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"""Scratchpad for Defcon's Hardware Hacking Village's Rube Goldberg Machine.
For local testing you can use `socat` to spin up two virtual RS-232 devices.
socat -d -d pty,rawer,echo=0,link=/tmp/ttyV0,b9600 pty,rawer,echo=0,link=/tmp/ttyV1,b9600
The human signal will come from a switch connected to an Arduino's GPIO pin. The
Arduino will capture the signal at 4 baud and send the bit over its serial/USB
connection to the computer at 9600 baud.
import queue
import random
import threading
import time
import matplotlib.pyplot as plt
import serial
# This in queue will contain bytes from DCE. It's the very start of our chain.
dce_inq = queue.Queue()
# The out queue will contain bits that we can pull at a very low baud rate and
# display to the meat bag.
dce_outq = queue.Queue()
dte_outq = queue.Queue()
class TransformerQueue:
"""Transforms values from an input queue and puts the transformation in an output queue.
`transform` needs to be a function that returns a list, even if you're
transforming a single value to a single value.
This class is useful as both a buffer to throttle the incoming messages
and a way to convert bytes to 1's and 0's so that we can display those 1's
and 0's on a graph.
If we want to terminate the manual work that we're doing of transcribing
the 1's and 0's, then we still have the backing queue of messages that
we can pass along by automated digital means, so we don't lose any
messages and thus break the Rube Goldberg machine.
def __init__(self, q1, q2, transform):
self.q1 = q1
self.q2 = q2
self.transform = transform
def empty(self):
return self.q2.empty() and self.q1.empty()
def put(self, *args, **kwargs):
return self.q1.put(*args, **kwargs)
def get(self, *args, **kwargs):
if self.empty():
raise queue.Empty()
if self.q2.empty():
for v in self.transform(self.q1.get(*args, **kwargs)):
return self.q2.get(*args, **kwargs)
def byte_to_bits(byte):
"""Convert a byte to a list of 8 1's and 0's."""
assert byte <= 255, "Can't send more than 8 bits in a single RS-232 message."
out = []
for _ in range(8):
out.append(byte & 0x01)
byte >>= 1
return reversed(out)
dce_transformer = TransformerQueue(dce_inq, dce_outq, byte_to_bits)
# This in queue will contain the bits that the meat bag signaled.
# We'll probably receive each bit by way of an Arduino talking to us over RS-232
# where each RS-232 byte will contain a single human-entered bit.
human_signal_inq = queue.Queue() # Bits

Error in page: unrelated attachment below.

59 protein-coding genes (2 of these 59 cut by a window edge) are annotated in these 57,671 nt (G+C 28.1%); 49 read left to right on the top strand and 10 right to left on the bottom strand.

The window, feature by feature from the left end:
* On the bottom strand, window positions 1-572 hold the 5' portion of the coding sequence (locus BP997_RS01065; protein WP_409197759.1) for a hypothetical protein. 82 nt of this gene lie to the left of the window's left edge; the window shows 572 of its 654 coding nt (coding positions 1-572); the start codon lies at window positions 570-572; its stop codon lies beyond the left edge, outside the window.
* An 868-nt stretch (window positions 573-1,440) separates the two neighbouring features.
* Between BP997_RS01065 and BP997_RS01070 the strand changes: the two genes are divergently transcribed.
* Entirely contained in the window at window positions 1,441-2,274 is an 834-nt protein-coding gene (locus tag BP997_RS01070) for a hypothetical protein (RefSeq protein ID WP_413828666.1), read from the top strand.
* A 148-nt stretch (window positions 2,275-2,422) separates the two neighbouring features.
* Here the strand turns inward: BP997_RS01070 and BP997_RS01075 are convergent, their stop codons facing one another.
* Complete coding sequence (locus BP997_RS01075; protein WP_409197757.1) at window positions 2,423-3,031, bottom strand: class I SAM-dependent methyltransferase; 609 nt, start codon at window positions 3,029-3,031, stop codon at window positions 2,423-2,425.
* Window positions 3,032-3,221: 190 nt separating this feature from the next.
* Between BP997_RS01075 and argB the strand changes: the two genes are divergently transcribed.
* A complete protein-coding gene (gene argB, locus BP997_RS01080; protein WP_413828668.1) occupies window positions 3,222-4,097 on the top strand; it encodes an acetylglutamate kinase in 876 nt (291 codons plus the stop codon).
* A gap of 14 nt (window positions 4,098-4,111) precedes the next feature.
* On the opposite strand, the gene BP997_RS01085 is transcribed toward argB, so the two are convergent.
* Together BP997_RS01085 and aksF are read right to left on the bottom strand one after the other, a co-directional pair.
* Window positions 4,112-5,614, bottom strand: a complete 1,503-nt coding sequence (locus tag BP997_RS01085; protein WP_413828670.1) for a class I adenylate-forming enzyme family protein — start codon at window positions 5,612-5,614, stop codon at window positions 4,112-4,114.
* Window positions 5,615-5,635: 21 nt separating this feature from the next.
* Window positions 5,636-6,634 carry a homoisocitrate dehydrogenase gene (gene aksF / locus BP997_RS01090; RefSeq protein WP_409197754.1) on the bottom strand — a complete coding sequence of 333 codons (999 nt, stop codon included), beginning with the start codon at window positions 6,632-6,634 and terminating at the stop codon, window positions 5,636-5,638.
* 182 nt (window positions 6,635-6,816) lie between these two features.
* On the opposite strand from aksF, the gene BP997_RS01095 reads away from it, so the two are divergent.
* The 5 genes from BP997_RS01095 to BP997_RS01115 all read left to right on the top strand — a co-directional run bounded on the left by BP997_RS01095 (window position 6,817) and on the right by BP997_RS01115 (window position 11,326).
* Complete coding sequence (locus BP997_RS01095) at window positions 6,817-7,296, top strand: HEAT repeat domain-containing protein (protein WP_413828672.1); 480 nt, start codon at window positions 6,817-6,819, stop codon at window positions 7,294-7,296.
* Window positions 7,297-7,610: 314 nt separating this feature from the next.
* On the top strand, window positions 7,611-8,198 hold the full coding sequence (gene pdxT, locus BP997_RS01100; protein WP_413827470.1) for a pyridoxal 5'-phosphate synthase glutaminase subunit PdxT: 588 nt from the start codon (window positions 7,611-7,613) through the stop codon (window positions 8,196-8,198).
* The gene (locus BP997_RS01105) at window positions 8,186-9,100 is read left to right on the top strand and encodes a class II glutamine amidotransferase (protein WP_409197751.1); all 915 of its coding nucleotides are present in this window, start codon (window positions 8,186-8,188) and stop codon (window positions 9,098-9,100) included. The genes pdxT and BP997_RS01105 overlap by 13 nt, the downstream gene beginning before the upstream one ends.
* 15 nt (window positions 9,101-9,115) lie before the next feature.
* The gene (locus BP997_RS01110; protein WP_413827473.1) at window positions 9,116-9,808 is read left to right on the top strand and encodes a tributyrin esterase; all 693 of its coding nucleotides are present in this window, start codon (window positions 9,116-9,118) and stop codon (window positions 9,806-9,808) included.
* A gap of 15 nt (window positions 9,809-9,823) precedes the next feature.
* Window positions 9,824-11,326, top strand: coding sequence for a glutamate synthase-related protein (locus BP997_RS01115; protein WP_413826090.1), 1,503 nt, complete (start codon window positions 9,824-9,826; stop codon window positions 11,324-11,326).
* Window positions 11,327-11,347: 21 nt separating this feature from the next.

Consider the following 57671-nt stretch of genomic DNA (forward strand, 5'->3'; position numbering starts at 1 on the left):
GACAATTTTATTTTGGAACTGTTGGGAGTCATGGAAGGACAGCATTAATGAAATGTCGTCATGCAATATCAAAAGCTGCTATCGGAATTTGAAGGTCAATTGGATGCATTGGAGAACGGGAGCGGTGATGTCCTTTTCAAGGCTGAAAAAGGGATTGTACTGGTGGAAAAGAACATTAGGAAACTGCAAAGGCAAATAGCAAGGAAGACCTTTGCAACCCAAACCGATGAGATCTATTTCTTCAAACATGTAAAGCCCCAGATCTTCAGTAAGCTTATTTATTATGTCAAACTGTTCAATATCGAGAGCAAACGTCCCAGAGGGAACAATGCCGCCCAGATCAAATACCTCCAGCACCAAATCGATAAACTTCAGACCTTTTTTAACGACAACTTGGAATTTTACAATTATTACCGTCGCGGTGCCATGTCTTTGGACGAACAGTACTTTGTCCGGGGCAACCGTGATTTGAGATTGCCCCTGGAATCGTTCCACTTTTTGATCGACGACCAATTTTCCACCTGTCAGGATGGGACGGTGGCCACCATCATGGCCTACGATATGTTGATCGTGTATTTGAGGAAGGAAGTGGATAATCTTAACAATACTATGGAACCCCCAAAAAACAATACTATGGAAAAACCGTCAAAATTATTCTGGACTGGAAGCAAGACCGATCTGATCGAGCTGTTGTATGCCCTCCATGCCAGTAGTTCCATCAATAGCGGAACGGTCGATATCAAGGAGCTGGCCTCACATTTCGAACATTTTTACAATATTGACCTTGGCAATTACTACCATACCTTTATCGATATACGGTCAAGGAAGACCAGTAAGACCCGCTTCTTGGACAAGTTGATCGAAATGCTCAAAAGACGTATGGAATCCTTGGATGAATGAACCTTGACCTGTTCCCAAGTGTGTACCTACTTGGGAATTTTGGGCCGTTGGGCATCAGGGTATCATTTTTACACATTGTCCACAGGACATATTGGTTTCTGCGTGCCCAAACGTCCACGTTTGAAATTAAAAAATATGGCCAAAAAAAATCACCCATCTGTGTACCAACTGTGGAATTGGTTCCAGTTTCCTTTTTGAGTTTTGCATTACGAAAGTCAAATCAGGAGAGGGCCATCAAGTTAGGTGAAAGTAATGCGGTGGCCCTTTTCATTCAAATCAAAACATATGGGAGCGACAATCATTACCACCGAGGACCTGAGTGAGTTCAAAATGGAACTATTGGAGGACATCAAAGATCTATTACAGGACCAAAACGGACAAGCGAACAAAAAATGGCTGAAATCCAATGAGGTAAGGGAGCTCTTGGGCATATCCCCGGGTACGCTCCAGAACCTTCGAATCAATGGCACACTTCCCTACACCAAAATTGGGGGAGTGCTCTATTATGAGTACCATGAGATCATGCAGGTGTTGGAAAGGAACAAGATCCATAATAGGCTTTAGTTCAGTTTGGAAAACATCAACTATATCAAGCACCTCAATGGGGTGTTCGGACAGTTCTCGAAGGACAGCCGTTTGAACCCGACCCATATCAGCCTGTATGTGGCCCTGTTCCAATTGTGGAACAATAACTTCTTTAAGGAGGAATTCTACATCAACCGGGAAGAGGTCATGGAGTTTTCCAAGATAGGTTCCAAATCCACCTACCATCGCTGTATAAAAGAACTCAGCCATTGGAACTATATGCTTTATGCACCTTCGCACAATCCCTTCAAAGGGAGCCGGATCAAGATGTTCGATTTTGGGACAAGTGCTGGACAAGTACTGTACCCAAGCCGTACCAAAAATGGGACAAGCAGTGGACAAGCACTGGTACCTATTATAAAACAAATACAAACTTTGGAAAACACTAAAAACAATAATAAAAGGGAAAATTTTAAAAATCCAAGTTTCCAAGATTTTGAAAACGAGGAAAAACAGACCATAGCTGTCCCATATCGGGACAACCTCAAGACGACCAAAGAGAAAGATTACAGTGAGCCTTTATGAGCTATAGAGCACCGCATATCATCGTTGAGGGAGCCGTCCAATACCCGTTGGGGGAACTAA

# This out queue will be the bytes we get when we combine those bits.
# (Maybe we could just write the byte directly to serial. But I'm going with
# this for now.)
human_signal_outq = queue.Queue() # Bytes
# Pretend we're getting input from a DCE terminal.
# For testing purposes.
# Create a device like this with:
# socat -d -d pty,rawer,echo=0,link=/tmp/ttyV0,b9600 pty,rawer,echo=0,link=/tmp/ttyV1,b9600
with serial.Serial("/dev/pts/6", 9600) as dce_out:
dce_out.write(b"Hello, world!")
def dce_inq_listen():
Read one byte at a time from DCE and put in a queue.
The queue is a "transformer" queue that will transform
the byte values into a sequence of 0's and 1's.
with serial.Serial("/dev/pts/7", 9600) as dce_in:
while True:
def speak():
"""Background thread to populate the in queue."""
t = threading.Thread(target=dce_inq_listen)
def bits_to_byte(bits):
"""Convert list of 8 1's and 0's to a single int value."""
out = 0
for bit in bits:
out = (out << 1) | bit
return out
def display_dce():
Display a graph of the input signal, slow enough for a human to transcribe.
This is probably the most finicky part of the process right now. It's not a very
clean display. The framerate isn't great. It's a bit choppy.
SAMPLE_RATE = 500 # In milliseconds
fig, ax = plt.subplots()
ax.set_xlim(0, 1000, auto=False)
points = []
prev = time.time_ns()
while True:
# Advance all points
for point in points:
point[0] += 1/80 * FRAME_SIZE
# If we've passed 250ms, take a sample.
if time.time_ns() - prev > SAMPLE_RATE * 1e6:
prev += SAMPLE_RATE * 1e6
new_sample = [0, dce_transformer.get()]
if points and new_sample[1] != points[-1][1]:
points.append([points[-1][0], new_sample[1]]) # prev point's x, new sample's y.
filtered = []
for point in points:
if point[0] < FRAME_SIZE:
points = filtered
lines = ax.get_lines()
for line in lines:
ax.plot(*zip(*points), color="black")
def sample_signal():
"""Get a signal from the human-managed switch."""
# The signal will come from an Arduino or something.
# This fakes it until that's setup.
return [0, random.randint(0, 1)]
def human_signal_listen():
"""Read one byte (which represents 1 bit) at a time from human input."""
bits = [0] * 8
i = 0
with serial.Serial("/dev/pts/11", 9600) as human_signal_in:
while True:
bits[i] = human_signal_in.put(
i += 1
if i == 8:
i = 0